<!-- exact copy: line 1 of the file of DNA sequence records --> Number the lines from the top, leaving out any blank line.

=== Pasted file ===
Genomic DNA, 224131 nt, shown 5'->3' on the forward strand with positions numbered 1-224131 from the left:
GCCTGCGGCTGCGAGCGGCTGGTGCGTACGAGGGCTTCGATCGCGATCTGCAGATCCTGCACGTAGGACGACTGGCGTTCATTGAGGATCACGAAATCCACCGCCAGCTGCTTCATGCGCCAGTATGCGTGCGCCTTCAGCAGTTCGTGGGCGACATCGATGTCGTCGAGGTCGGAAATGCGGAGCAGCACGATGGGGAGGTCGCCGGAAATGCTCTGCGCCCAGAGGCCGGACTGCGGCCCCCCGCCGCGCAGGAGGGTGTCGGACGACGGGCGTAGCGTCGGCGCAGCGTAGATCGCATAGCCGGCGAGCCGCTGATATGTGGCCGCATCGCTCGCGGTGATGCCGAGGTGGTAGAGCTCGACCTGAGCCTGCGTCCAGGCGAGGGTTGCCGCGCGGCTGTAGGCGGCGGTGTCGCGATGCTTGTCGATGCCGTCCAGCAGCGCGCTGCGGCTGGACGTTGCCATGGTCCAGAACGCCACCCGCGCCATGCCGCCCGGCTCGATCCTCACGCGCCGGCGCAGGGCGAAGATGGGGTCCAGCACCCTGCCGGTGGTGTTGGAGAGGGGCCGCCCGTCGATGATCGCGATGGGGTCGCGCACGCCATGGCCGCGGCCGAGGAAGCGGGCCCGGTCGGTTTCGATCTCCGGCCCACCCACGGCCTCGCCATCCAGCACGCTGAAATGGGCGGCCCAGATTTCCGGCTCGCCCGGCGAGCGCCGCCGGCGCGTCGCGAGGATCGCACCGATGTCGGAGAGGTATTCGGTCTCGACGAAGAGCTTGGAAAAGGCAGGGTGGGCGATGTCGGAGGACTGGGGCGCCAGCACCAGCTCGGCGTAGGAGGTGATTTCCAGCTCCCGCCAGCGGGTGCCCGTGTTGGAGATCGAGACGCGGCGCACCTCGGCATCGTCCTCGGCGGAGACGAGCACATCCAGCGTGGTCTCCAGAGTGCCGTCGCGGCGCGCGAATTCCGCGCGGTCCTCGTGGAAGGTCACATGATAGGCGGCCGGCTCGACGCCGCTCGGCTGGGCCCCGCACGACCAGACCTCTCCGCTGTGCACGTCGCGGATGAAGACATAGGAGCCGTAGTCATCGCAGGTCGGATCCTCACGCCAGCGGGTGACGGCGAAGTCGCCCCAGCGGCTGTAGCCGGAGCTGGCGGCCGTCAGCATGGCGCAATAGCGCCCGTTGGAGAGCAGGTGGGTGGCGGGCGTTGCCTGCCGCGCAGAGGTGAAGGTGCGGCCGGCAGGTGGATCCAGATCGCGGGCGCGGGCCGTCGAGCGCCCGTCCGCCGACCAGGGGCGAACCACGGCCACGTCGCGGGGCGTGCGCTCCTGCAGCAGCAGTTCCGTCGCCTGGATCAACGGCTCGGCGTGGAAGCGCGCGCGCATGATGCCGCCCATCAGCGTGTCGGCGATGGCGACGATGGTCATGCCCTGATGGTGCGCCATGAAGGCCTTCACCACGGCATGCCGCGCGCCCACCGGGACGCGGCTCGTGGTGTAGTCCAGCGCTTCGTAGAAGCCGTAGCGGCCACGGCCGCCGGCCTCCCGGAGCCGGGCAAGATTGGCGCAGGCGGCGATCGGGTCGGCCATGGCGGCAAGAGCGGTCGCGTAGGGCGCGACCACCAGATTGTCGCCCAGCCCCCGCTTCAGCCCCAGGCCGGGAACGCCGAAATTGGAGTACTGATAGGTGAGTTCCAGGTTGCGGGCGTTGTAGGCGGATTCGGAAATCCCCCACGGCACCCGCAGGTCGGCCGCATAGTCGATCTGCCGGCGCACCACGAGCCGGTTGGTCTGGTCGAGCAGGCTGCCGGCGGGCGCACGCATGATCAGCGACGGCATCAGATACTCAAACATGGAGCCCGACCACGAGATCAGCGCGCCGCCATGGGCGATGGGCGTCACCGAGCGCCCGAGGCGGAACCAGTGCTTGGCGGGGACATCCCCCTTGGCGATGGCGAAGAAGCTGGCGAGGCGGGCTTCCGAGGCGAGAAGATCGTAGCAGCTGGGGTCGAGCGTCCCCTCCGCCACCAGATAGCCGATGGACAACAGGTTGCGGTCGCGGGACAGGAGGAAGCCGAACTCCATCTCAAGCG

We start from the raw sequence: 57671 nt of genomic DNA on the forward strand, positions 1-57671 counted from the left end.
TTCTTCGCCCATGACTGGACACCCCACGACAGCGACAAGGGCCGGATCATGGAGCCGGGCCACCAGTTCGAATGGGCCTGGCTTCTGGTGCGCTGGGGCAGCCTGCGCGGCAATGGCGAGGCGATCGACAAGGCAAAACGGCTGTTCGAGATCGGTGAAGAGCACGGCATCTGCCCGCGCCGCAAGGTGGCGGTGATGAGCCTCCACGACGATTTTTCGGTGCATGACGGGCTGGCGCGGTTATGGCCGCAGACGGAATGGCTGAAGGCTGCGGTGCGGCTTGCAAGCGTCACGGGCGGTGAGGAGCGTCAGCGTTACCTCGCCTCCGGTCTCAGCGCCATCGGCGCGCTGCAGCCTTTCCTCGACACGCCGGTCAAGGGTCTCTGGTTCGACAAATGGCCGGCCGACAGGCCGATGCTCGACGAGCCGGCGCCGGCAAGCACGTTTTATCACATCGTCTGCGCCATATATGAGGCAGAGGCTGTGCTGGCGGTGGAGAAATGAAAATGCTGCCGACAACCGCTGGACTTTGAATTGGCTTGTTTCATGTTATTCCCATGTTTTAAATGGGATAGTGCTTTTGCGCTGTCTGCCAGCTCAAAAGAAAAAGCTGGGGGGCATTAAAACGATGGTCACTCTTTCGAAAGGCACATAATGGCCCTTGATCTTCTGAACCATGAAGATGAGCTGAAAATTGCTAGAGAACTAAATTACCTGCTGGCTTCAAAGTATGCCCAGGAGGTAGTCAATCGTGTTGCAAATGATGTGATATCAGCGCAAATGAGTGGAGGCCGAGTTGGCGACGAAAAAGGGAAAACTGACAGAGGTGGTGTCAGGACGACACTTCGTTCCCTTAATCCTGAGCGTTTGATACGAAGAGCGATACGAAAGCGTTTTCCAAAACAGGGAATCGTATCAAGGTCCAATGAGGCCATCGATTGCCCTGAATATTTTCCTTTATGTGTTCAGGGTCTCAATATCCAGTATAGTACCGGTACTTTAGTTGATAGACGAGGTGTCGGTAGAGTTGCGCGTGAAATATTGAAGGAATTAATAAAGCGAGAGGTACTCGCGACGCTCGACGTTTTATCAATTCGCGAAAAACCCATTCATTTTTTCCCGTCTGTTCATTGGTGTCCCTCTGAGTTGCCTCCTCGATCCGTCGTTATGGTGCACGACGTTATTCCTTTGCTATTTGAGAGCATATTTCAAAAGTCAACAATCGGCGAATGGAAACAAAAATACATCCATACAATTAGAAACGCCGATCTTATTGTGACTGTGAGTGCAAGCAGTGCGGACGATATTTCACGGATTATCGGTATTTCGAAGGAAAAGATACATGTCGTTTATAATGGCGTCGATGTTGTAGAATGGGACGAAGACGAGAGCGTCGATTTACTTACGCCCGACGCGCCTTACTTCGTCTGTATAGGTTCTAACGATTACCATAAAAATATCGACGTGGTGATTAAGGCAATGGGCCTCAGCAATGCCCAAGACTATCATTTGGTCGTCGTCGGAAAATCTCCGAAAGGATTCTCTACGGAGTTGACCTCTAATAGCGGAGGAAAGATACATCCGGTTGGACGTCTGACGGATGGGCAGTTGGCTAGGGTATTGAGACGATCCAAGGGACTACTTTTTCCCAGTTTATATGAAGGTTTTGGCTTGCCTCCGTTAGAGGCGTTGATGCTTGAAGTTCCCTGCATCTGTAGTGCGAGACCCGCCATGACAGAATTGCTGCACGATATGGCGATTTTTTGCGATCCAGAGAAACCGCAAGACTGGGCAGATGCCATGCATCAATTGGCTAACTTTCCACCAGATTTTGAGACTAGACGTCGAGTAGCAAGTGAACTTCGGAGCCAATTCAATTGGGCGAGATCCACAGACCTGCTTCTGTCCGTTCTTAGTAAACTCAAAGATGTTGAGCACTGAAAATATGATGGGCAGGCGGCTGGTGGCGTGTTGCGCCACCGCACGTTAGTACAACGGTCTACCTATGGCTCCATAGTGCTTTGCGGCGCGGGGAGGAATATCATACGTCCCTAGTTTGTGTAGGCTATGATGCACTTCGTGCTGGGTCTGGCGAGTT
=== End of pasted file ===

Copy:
Genomic DNA, 224131 nt, shown 5'->3' on the forward strand with positions numbered 1-224131 from the left: